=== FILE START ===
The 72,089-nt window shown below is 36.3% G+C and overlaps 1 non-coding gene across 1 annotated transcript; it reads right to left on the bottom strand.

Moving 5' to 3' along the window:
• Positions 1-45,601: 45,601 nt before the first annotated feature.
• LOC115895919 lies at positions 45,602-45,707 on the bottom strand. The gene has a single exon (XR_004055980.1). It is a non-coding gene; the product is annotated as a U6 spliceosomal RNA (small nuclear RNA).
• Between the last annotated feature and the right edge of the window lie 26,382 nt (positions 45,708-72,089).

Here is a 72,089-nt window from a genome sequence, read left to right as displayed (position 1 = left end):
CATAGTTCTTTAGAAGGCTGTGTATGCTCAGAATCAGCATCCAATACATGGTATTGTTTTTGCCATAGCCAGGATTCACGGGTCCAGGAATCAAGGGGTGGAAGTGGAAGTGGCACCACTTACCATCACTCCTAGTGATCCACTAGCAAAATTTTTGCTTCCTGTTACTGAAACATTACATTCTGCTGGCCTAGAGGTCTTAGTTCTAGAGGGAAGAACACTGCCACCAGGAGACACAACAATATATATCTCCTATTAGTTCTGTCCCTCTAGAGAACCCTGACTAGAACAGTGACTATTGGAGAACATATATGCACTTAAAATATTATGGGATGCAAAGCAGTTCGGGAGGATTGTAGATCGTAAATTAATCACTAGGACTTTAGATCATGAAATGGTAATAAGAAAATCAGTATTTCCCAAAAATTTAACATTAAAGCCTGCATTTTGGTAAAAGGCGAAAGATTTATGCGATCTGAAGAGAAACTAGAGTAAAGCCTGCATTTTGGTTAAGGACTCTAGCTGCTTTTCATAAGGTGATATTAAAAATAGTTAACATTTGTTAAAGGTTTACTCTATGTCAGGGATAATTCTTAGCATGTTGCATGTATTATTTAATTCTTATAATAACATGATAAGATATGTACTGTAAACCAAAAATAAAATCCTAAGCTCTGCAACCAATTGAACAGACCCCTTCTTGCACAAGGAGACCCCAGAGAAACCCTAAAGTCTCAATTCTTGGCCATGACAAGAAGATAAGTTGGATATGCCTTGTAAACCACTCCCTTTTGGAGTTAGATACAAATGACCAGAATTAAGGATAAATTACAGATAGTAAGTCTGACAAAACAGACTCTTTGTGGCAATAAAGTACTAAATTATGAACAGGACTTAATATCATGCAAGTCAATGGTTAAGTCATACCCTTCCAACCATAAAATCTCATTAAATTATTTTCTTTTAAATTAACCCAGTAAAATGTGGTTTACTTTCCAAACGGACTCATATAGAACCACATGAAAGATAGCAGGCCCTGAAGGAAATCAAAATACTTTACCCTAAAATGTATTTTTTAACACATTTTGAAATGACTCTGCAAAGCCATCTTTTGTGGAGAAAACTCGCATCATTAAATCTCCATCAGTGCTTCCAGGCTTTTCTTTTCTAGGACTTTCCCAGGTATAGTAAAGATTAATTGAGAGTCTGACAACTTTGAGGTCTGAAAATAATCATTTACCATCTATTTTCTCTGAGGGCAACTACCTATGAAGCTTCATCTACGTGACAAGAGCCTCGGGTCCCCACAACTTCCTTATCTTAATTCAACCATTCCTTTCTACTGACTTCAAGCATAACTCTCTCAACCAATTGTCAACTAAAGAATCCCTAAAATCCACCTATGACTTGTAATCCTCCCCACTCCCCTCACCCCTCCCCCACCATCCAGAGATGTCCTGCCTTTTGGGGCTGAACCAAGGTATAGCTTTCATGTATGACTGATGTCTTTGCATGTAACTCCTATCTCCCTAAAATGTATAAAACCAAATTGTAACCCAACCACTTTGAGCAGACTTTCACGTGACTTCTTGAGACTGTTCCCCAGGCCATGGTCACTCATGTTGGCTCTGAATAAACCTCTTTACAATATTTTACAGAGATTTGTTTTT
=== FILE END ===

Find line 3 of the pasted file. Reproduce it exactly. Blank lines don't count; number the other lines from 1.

• Positions 1-45,601: 45,601 nt before the first annotated feature.